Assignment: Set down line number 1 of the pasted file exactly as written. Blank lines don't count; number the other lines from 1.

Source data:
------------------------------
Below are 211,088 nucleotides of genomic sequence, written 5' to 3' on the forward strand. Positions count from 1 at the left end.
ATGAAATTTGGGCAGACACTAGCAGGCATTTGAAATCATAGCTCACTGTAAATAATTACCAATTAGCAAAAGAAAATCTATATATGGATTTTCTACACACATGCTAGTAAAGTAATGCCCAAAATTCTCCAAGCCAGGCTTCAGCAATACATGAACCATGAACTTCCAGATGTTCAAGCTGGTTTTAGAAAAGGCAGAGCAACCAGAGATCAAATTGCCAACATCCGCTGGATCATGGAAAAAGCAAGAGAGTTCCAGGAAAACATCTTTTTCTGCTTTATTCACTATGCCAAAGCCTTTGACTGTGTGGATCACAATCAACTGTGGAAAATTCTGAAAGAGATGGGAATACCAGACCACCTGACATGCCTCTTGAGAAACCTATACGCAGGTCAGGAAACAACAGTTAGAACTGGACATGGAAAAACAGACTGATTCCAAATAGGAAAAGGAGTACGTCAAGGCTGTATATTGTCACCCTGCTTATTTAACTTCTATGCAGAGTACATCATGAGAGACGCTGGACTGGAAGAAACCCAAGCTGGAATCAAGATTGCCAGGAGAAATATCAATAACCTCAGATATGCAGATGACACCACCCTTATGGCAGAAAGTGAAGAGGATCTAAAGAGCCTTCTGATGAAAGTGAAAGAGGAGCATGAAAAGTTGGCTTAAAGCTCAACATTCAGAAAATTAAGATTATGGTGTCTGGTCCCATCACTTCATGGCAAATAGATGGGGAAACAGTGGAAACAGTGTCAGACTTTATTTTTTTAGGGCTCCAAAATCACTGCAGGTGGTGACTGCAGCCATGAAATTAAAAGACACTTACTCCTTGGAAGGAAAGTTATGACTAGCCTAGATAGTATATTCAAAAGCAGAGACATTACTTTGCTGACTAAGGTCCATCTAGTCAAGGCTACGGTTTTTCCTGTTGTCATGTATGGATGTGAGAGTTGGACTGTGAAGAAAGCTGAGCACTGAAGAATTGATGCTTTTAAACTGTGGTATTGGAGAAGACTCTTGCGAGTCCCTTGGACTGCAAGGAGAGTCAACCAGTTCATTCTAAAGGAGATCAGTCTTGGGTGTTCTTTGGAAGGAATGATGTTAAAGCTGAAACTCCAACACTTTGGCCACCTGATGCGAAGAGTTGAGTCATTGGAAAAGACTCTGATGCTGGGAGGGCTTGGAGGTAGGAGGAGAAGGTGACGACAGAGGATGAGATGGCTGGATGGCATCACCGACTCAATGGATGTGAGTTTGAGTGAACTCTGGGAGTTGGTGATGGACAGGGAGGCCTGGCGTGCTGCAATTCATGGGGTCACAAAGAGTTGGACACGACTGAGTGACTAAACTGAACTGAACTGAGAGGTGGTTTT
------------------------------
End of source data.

Below are 211,088 nucleotides of genomic sequence, written 5' to 3' on the forward strand. Positions count from 1 at the left end.